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An excerpt from www.HouseOfNames.com archives copyright 2000 - 2016


The name Cordingly is of Anglo-Saxon origin and came from when the family lived in Yorkshire, in a town called either Cordonley or Cotingley. It was rendered in the Domesday Book as Cotingeley, so the name of the now vanished town was probably Cotingley, but scholars disagree on this. The place-name is derived from two sources; Coting was an old English personal name, and ley was a suffix that meant field or meadow. The name as a whole meant "Coting's field."

Cordingly Early Origins



The surname Cordingly was first found in Yorkshire, where they seated from the Middle Ages.

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Cordingly Spelling Variations


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Cordingly Spelling Variations



It is only in the last few hundred years that the English language has been standardized. For that reason, early Anglo-Saxon surnames like Cordingly are characterized by many spelling variations. As the English language changed and incorporated elements of other European languages, even literate people changed the spelling of their names. Scribes and monks in the Middle Ages spelled names they sounded, so it is common to find several variations that refer to a single person. The variations of the name Cordingly include: Cordingley, Cordonlay and others.

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Cordingly Early History


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Cordingly Early History



This web page shows only a small excerpt of our Cordingly research. Another 71 words (5 lines of text) covering the years 1379, 1795 and 1803 are included under the topic Early Cordingly History in all our PDF Extended History products and printed products wherever possible.

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Cordingly Early Notables (pre 1700)


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Cordingly Early Notables (pre 1700)



More information is included under the topic Early Cordingly Notables in all our PDF Extended History products and printed products wherever possible.

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The Great Migration


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The Great Migration



Many English families tired of political and religious strife left Britain for the new colonies in North Ameri ca. Although the trip itself offered no relief - conditions on the ships were extremely cramped, and many travelers arrived diseased, starving, and destitute - these immigrants believed the opportunities that awaited them were worth the risks. Once in the colonies, many of the families did indeed prosper and, in turn, made significant contributions to the culture and economies of the growing colonies. An inquiry into the early roots of North American families has revealed a number of immigrants bearing the name Cordingly or a variant listed above:

Cordingly Settlers in United States in the 19th Century

  • William Cordingly, who arrived in New York in 1848

Cordingly Settlers in Canada in the 19th Century

  • David Cordingly, and his family who arrived in Canada from New York in 1817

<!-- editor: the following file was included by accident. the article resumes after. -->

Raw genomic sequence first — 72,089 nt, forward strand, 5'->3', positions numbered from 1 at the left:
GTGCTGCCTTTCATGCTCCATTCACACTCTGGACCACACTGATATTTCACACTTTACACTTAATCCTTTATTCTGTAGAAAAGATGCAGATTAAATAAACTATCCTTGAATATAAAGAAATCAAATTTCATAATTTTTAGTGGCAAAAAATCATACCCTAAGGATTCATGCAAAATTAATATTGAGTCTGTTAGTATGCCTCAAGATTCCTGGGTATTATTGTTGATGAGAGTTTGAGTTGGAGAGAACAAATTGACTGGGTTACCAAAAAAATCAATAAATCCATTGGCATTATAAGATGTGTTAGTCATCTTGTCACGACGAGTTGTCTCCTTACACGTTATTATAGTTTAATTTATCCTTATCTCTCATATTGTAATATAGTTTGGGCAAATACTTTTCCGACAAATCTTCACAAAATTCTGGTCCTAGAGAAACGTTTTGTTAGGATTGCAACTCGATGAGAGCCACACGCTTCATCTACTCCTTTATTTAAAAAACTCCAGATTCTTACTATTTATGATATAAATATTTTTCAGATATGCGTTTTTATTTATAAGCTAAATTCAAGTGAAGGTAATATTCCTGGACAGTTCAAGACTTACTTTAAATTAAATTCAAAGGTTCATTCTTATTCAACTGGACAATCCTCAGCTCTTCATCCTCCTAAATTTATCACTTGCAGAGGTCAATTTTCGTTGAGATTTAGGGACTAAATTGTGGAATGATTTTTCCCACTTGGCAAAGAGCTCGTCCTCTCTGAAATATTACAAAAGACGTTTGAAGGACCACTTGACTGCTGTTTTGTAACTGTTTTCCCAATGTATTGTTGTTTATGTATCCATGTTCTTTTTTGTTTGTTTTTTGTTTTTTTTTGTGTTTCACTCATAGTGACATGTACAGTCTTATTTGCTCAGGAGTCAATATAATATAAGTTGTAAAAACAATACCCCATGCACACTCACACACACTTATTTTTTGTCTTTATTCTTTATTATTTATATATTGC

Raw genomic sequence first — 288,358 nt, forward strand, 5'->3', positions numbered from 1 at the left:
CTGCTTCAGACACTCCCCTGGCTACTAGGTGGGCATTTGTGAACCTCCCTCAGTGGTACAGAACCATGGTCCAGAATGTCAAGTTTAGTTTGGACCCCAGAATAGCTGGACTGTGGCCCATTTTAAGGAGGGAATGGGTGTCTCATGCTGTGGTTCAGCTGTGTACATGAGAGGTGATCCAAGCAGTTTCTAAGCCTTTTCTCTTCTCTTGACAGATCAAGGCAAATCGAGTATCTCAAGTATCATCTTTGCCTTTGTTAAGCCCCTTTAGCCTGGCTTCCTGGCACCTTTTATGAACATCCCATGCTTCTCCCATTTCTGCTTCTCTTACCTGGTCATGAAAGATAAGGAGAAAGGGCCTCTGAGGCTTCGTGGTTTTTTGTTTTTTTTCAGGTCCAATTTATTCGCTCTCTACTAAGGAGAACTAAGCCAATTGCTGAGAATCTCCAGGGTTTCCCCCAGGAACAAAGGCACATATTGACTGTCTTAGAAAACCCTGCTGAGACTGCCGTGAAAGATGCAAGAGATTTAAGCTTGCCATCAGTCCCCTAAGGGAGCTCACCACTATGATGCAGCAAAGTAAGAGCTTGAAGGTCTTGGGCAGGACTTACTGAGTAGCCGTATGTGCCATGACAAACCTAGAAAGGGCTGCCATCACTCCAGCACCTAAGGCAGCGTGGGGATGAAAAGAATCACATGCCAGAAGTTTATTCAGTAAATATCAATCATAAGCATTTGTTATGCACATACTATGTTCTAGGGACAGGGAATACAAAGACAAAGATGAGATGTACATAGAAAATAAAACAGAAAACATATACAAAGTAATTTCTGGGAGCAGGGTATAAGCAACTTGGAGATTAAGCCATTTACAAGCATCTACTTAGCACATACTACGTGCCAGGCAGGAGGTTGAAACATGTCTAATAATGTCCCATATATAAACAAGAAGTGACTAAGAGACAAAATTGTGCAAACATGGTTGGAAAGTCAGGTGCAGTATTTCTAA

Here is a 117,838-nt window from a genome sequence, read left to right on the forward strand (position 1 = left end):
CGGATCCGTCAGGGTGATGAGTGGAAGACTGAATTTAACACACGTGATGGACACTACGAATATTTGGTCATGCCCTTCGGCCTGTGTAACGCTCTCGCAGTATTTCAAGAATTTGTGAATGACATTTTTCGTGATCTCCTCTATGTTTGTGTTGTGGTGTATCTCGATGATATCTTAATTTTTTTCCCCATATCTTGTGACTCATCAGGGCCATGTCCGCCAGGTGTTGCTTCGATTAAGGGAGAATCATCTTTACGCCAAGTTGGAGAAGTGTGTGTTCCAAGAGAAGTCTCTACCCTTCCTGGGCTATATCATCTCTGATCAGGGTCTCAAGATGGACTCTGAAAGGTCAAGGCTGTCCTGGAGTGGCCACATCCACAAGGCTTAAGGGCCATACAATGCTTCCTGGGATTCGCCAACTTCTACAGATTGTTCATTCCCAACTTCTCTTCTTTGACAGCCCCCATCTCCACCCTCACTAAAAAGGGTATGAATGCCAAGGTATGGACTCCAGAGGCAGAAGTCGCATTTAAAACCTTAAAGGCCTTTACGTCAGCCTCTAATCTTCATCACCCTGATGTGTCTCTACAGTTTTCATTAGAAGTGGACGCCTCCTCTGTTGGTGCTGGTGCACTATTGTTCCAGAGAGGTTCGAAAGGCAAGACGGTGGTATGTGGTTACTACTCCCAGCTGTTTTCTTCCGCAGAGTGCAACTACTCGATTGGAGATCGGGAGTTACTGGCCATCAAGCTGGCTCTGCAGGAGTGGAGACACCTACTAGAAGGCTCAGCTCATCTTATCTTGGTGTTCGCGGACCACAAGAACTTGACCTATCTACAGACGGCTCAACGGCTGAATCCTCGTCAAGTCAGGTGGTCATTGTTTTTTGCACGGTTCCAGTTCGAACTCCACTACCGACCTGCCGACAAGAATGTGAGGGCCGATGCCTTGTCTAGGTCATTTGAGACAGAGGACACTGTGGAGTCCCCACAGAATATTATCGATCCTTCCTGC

• Thomas Cordingly, who was on record in Toronto, Canada in 1829

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Cordingly Family Crest Products


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Cordingly Family Crest Products




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See Also


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See Also




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Citations


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Citations



    Other References

    1. Bowman, George Ernest. The Mayflower Reader A Selection of Articales from The Mayflower Descendent. Baltimore: Genealogical Publishing. Print.
    2. Passenger Lists of Vessels Arriving at Galveston Texas 1896-1951. National Archives Washington DC. Print.
    3. Sanders, Joanne McRee Edition. English Settlers in Barbados 1637-1800. Baltimore: Genealogical Publishing. Print.
    4. Weis, Frederick Lewis, Walter Lee Sheppard and David Faris. Ancestral Roots of Sixty Colonists Who Came to New England Between 1623 and 1650 7th Edition. Baltimore: Genealogical Publishing, 1992. Print. (ISBN 0806313676).
    5. Papworth, J.W and A.W Morant. Ordinary of British Armorials. London: T.Richards, 1874. Print.
    6. Shaw, William A. Knights of England A Complete Record from the Earliest Time to the Present Day of the Knights of all the Orders of Chivalry in England, Scotland, Ireland and Knights Bachelors 2 Volumes. Baltimore: Genealogical Publishing. Print. (ISBN 080630443X).
    7. Bolton, Charles Knowles. Bolton's American Armory. Baltimore: Heraldic Book Company, 1964. Print.
    8. Lennard, Reginald. Rural England 1086-1135 A Study of Social and Agrarian Conditions. Oxford: Clarendon Press, 1959. Print.
    9. Hitching, F.K and S. Hitching. References to English Surnames in 1601-1602. Walton On Thames: 1910. Print. (ISBN 0-8063-0181-3).
    10. Holt, J.C. Ed. Domesday Studies. Woodbridge: Boydell, 1987. Print. (ISBN 0-85115-477-8).
    11. ...

    The Cordingly Family Crest was acquired from the Houseofnames.com archives. The Cordingly Family Crest was drawn according to heraldic standards based on published blazons. We generally include the oldest published family crest once associated with each surname.

    This page was last modified on 25 November 2013 at 08:39.

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